Three Ways To Remove And Prevent Mold Growth In Your Washing Machine

Due to the large amount of water and moisture that your washing machine experiences throughout the year because of its function, it is at higher risk than most appliances of suffering from mold and mildew growth. This can leave your clothes with a musty smell, prevent your washing machine from properly cleaning your clothes, and can even be a health hazard to you and your family, as mold spores can aggravate certain illnesses and conditions. Understanding some of the simplest things that you can do to reduce the risk of mold taking hold in your washing machine can help you prevent any of those things from happening.

Cleaning Cycles

One of the simplest and least time-consuming ways to clean out your washing machine and ensure that mold and mildew do not have the opportunity to take root is by running a cleaning cycle every month or so. These cycles only require you to run a hot water cycle with a half cup of bleach and no clothes inside: the hot water and bleach will remove dirt, grime, and anything else that may have collected within the drum and will also disinfect the entire surface and kill any mold spores or mildew growth that has already started.

Air Drying

Another relatively straightforward thing that you can do to proactively reduce the chances of mold growing within the drum of your washing machine is letting it air dry. This simply means that you should leave the door of your washing machine open after you have completed the cycle, allowing air to circulate through the nooks and crannies of your machine to ensure that all moisture is able to evaporate.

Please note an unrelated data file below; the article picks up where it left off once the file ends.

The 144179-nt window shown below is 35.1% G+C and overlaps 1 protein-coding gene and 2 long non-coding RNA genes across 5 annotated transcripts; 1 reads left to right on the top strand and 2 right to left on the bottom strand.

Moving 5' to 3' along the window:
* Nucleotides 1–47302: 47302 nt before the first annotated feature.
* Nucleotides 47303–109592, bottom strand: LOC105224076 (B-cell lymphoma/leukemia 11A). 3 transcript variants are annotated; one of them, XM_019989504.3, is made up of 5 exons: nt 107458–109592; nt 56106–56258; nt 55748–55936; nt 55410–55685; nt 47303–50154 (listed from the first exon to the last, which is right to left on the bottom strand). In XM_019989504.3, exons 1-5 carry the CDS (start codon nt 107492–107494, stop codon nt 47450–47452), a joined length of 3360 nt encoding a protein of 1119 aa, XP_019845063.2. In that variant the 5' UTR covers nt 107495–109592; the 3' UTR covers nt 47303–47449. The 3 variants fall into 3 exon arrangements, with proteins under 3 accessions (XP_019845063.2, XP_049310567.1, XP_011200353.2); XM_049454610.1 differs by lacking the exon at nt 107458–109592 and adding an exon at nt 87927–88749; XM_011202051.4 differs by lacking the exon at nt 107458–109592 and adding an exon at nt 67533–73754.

Clean At-Risk Areas

One of the areas of your washing machine that is most at risk of mold growth is the seal that goes around the entire door. The folds of the rubber seal prevent water from leaking out of your washing machine, but as a result, they represent one of the places where moisture is most likely to get stuck and fail to evaporate, even if you leave the door open. You can wipe away this moisture, and remove any mold spores that have sought to take advantage of that moisture, by wiping the door seal down with a paper towel or rag following every few washing machine cycles. Another notable part of your washing machine that you should pay additional attention to is the detergent dispenser, which is not cleaned through regular cycles. Wiping down the dispenser with a wet rag and leaving it pulled out to air dry is usually sufficient.

If you need help making sure your washing machine is free of mold and mildew, contact a local appliance repair company. 

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